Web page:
The Governor’s Office of Planning and Research (OPR) will undertake a comprehensive review of the CEQA Guidelines (14 Cal.Code Regs., §15000 et seq) this year and is currently soliciting public input – to be provided not later than COB on February 14, 2014 – on specific possible topics it has developed as a result of stakeholder suggestions and published on its website.  OPR’s 7-page document, dated December 30, 2013, and entitled “Possible Topics to be Addressed in the 2014 CEQA Guidelines Update,” can be found at

More than two dozen Guidelines sections and topics for potential revision are set forth in OPR’s list, as to which it is soliciting public input, including specific proposed regulatory language.  Among the many interesting proposals being considered for the update are:

  • § 15051 – proposed clarification of when the lead agency may be determined by agreement, in contrast to the general rule that the agency acting first is “normally” the lead.
  • § 15061(b)(3) – proposed replacement of the phrase “general rule” with “common sense exemption” to employ the Supreme Court’s favored terminology.  (See Muzzy Ranch v. Solano County ALUC (2007) 41 Cal.4th 372.)
  • § 15064 – among other things, proposed addition of a definition of “regulatory standard,” and explanation of when a standard may appropriately be used in determining significance of an impact under CEQA.
  • § 15064.4 – among other things, proposed clarifications that GHG emissions analysis is required, what role the Scoping Plan plays in the process, and that “business as usual” (or hypothetical baseline) analysis is not appropriate.
  • § 15083 – proposed clarification that the lead agency may share an administrative draft EIR, or portions, with the project applicant to ensure accuracy of the project description and mitigation measures.
  • § 15088 – proposed clarifications, in accordance with cited caselaw, that responses to general comments may be general, and that comments that do not explain their basis or the relevance of submitted evidence require no response.
  • § 15091 – among other things, proposed clarification of the difference between (1) feasibility of alternatives for purposes of EIR analysis and (2) actual feasibility for purposes of making finding (i.e., at the project approval stage).
  • § 15125 – proposal to provide guidance regarding use of alternative baselines, including effects of climate change, future baselines for large-scale infrastructure project analysis, historic use, and unpermitted uses.
  • § 15126.4 – proposed provision of guidance on when an agency may appropriately defer details of mitigation, among other things. 
  • § 15155 – proposal to provide further water supply analysis guidance.
  • § 15168 – proposal to provide further guidance regarding when a subsequent project is “within the scope” of a “program” EIR.
  • § 15269 – proposal to clarify the emergency exemption does not preclude projects requiring some long-term planning.  (See Cal Beach Advocates v. City of Solana Beach (2002) 103 Cal.App.4th 529.)   
  • § 15357 – proposed augmentation of the definition of “discretionary project” to provide further guidance on the ministerial/discretionary distinction which determines CEQA’s applicability.
  • § 15370 – proposed clarification that “preservation in perpetuity” can constitute appropriate mitigation.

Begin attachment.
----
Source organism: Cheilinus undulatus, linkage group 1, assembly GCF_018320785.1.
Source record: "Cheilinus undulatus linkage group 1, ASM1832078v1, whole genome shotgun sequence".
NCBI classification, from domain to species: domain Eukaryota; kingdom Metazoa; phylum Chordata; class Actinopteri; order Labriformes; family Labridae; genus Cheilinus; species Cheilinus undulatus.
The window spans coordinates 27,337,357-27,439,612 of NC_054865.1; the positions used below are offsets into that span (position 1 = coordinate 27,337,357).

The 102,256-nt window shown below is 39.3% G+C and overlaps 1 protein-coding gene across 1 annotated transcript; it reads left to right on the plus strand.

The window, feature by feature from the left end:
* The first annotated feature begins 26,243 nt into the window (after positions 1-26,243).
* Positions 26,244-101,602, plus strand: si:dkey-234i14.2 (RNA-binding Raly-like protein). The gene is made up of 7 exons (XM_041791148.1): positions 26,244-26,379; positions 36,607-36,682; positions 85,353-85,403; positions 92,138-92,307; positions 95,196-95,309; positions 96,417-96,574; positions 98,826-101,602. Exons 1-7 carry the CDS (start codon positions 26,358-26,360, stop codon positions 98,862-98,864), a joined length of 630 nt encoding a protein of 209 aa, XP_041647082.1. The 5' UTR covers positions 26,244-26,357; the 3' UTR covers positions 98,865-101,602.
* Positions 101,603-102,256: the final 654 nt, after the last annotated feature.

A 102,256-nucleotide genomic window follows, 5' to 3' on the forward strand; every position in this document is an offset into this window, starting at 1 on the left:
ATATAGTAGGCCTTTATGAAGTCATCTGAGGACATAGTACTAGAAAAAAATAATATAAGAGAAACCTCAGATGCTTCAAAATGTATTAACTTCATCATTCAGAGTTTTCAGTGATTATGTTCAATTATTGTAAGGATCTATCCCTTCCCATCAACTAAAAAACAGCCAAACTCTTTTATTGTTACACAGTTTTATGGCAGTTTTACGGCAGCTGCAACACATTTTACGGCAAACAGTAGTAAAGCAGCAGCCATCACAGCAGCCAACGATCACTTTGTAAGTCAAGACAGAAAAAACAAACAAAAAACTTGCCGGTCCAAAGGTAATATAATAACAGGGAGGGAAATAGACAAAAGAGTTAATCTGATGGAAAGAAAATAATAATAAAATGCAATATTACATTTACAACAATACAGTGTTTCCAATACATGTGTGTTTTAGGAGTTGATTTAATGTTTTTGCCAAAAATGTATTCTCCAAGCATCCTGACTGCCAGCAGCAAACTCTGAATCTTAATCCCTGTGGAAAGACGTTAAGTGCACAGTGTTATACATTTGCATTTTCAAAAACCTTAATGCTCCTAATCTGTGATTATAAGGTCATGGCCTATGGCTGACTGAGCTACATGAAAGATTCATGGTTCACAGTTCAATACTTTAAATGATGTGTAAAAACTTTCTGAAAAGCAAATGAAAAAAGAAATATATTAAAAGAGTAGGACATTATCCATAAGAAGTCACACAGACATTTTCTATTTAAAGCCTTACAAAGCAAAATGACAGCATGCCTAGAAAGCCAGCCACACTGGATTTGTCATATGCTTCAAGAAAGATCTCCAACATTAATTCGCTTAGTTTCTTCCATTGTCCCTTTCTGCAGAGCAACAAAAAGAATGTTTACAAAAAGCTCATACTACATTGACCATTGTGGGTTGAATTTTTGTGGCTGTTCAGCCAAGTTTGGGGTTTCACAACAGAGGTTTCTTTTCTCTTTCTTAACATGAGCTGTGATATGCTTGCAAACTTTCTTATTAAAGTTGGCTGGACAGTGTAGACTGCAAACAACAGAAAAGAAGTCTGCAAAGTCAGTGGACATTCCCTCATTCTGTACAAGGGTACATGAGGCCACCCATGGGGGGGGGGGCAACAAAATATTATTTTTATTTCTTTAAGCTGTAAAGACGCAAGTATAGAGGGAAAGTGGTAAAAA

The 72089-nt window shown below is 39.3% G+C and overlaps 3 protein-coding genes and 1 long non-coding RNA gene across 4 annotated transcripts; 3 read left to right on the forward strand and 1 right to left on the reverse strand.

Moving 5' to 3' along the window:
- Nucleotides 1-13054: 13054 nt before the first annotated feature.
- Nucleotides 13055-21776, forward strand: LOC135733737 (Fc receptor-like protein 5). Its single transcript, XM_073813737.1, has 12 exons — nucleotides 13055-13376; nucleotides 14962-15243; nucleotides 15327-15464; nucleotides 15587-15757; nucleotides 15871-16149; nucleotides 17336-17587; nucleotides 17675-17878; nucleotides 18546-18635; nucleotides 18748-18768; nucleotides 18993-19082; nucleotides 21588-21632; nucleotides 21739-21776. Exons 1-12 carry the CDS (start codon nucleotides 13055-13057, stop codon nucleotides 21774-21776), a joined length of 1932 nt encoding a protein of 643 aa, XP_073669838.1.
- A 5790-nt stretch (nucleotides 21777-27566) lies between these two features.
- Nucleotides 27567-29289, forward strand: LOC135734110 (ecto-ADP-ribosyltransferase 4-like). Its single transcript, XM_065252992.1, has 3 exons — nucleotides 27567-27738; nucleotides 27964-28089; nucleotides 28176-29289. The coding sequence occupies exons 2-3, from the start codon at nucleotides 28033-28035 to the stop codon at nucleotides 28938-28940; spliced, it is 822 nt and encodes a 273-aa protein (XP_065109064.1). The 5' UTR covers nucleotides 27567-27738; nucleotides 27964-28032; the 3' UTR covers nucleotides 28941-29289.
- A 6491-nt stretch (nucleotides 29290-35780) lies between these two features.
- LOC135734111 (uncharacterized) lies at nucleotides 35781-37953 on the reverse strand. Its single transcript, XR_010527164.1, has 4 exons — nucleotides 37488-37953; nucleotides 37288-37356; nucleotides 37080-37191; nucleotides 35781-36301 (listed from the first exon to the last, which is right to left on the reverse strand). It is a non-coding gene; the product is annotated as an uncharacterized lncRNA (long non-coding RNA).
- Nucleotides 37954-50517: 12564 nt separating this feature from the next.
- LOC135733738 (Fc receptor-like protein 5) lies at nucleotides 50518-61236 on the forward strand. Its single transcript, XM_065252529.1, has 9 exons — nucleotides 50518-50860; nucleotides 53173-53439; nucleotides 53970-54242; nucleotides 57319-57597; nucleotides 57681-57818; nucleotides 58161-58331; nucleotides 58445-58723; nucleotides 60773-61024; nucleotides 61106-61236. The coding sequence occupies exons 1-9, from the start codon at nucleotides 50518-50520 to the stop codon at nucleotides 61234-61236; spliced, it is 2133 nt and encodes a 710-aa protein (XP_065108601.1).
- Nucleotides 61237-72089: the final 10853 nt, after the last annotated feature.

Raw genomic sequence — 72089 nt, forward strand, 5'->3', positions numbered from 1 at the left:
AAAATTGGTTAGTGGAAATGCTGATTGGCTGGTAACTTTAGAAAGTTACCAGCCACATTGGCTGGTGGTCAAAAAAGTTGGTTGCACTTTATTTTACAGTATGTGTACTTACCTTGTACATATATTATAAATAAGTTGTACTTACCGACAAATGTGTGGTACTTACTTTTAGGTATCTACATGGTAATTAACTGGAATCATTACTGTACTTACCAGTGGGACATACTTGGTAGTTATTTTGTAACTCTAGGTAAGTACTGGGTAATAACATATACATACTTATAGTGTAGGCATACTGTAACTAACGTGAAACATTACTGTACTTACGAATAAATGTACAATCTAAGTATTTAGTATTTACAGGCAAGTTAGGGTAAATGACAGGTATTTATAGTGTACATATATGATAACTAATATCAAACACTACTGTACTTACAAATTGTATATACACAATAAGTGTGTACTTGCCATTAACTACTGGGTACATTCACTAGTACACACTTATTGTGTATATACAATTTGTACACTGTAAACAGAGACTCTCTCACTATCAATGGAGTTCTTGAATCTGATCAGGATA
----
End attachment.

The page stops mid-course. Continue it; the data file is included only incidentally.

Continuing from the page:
• § 15378 – proposed revision of the definition of “project” to more clearly address pre-approval agreements.

In addition to these and other proposed topics for guidelines revisions – many of which are obviously intended to incorporate principles established by an abundance of relevant recent caselaw – OPR will consider proposed changes to Appendixes G (Environmental Checklist) and J (Examples of Tiering), and new Appendixes addressing mitigation monitoring and reporting, a supplemental review checklist, and transportation analysis (to provide, inter alia, guidance on a non-LOS analysis of transportation impacts).  Proposals to clarify § 15126.2 and the “CEQA-in-reverse” issue, however, will be held in abeyance until the Supreme Court renders its decision in California Building Industry Assn. v. Bay Area Air Quality Management Dist. (2013) 218 Cal.App.4th 1171, a case in which it recently granted review limited solely to this issue.  (Supreme Court Case No. S213478; see my posts dated December 9, 2013, and January 15, 2014, regarding this case.)

Concurrently – and significantly, although the details are beyond this post’s scope – OPR released and sought comments (also by Valentine’s Day) on a preliminary evaluation document outlining possible changes from the traditional LOS methodology of traffic impact analysis, ostensibly pursuant to legislative direction in SB 743, the key CEQA reform bill passed last year.  (OPR somewhat surprisingly indicates in that document that it has legislative authority to establish statement standards applicable to all land use and transportation projects – not just those in transit priority areas.)

Again, CEQA stakeholders and concerned citizens should provide their input on OPR’s proposals by not later than COB, February 14, 2014.

Questions?  Please contact Arthur F. Coon of Miller Starr Regalia.  Miller Starr Regalia has had a well-established reputation as a leading real estate law firm for over forty-five years.  For nearly all that time, the firm also has written Miller & Starr, California Real Estate 3d, a 12-volume treatise on California real estate law.  “The Book” is the most widely used and judicially recognized real estate treatise in California and is cited by practicing attorneys and courts throughout the state.  The firm has expertise in all real property matters, including full-service litigation and dispute resolution services, transactions, acquisitions, dispositions, leasing, construction, management, title insurance, environmental law, and redevelopment and land use.  For more information, visit